At the November 2018 election, the Michigan voters approved Proposal 3, which had the effect of creating a constitutional right to vote by absentee ballot, without providing a reason. As a result of the broad language appearing in this constitutional amendment, there has been a degree confusion about how to implement some of the finer details of no-reason absentee voting. Some of these issues were resolved by the Michigan Court of Appeals in the recent case of League of Women Voters of Michigan v Secretary of State, which was published on July 14, 2020.
In that case, the Court decided two principal matters:
- It upheld the validity of MCL 168.764a, which requires that an absentee ballot be received by the clerk by 8:00 p.m. on election day, in order to be counted. The Court rejected the argument advanced by the plaintiffs, that ballots postmarked by election day (but not received by 8:00 on election day) are required to be counted.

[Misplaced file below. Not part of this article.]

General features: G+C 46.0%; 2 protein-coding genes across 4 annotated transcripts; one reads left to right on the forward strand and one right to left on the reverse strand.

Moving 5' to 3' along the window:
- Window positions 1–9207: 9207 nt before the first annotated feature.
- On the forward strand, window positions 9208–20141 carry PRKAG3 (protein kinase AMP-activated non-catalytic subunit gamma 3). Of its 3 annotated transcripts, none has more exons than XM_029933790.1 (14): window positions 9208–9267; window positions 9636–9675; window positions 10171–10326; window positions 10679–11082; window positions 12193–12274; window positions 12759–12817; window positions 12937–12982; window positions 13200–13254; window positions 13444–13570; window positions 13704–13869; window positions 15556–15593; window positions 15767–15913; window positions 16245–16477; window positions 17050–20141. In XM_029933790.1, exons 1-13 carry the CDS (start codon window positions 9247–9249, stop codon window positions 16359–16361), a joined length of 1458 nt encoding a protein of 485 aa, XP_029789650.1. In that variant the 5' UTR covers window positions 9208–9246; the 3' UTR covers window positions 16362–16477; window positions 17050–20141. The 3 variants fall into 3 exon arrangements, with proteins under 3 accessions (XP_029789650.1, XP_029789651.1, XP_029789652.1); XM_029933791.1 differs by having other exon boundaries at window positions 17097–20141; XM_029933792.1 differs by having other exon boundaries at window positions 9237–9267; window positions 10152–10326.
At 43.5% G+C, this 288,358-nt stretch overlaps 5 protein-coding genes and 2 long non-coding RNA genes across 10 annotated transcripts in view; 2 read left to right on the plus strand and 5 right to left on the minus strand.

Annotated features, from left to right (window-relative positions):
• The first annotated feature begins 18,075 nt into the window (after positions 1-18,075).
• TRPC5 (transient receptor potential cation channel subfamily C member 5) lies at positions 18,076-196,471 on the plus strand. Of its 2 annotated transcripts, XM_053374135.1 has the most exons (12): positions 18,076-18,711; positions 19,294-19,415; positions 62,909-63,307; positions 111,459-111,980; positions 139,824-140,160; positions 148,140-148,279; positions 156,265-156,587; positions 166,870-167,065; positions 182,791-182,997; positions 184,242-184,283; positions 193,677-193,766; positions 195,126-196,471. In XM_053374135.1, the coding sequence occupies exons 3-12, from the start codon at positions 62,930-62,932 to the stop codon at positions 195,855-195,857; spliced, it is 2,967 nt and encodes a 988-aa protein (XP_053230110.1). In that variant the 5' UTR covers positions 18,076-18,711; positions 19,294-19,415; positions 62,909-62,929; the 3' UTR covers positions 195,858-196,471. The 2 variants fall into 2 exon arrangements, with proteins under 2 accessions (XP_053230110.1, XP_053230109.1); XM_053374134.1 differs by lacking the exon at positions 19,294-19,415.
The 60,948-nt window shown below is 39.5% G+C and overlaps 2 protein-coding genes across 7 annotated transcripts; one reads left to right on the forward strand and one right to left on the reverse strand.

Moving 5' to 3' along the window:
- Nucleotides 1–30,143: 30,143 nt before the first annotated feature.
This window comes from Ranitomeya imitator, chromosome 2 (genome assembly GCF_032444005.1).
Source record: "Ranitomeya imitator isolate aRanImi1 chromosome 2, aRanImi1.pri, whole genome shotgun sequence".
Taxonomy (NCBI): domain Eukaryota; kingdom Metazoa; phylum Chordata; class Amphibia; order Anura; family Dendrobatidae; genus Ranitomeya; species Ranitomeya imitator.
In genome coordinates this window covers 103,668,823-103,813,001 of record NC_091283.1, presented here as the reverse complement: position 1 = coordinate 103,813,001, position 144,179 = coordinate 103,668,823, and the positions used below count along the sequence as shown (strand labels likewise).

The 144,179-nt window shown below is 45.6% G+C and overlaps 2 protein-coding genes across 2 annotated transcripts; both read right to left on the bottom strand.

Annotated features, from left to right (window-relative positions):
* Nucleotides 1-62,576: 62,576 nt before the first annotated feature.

- It held that it is constitutionally permissible to require absentee voters to pay the return postage to mail an absentee ballot back to the clerk. In other words, clerks are not required to provide pre-paid return postage with absentee ballots.
These are the rules in place for now, under the Court of Appeals’ decision. However, there are a number of proposed laws currently undergoing consideration by our Legislature, which could potentially modify these rules. Further, it is possible that the Supreme Court could review and modify the Court of Appeals’ decision before the upcoming 2020 elections. Accordingly, our readers should stay tuned for possible future developments. We will continue to keep our municipal clients updated as these issues evolve.